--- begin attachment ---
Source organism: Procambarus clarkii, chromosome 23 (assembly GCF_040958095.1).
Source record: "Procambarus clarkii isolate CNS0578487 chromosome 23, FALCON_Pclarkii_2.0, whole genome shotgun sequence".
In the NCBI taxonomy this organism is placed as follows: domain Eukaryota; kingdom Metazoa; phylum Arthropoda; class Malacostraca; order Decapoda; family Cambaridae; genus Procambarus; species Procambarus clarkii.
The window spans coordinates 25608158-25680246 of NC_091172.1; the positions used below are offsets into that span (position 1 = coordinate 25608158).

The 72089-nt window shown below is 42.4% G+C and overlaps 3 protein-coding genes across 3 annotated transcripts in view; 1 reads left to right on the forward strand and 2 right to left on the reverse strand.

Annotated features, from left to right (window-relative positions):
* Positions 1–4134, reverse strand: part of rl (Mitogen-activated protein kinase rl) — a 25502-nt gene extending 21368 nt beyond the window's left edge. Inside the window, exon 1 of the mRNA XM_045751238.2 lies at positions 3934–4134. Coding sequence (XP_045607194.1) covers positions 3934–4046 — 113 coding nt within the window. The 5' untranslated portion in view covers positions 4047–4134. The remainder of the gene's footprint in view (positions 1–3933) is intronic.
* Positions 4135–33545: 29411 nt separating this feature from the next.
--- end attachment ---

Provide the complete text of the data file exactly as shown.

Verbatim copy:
Source organism: Procambarus clarkii, chromosome 23 (assembly GCF_040958095.1).
Source record: "Procambarus clarkii isolate CNS0578487 chromosome 23, FALCON_Pclarkii_2.0, whole genome shotgun sequence".
In the NCBI taxonomy this organism is placed as follows: domain Eukaryota; kingdom Metazoa; phylum Arthropoda; class Malacostraca; order Decapoda; family Cambaridae; genus Procambarus; species Procambarus clarkii.
The window spans coordinates 25608158-25680246 of NC_091172.1; the positions used below are offsets into that span (position 1 = coordinate 25608158).

The 72089-nt window shown below is 42.4% G+C and overlaps 3 protein-coding genes across 3 annotated transcripts in view; 1 reads left to right on the forward strand and 2 right to left on the reverse strand.

Annotated features, from left to right (window-relative positions):
* Positions 1–4134, reverse strand: part of rl (Mitogen-activated protein kinase rl) — a 25502-nt gene extending 21368 nt beyond the window's left edge. Inside the window, exon 1 of the mRNA XM_045751238.2 lies at positions 3934–4134. Coding sequence (XP_045607194.1) covers positions 3934–4046 — 113 coding nt within the window. The 5' untranslated portion in view covers positions 4047–4134. The remainder of the gene's footprint in view (positions 1–3933) is intronic.
* Positions 4135–33545: 29411 nt separating this feature from the next.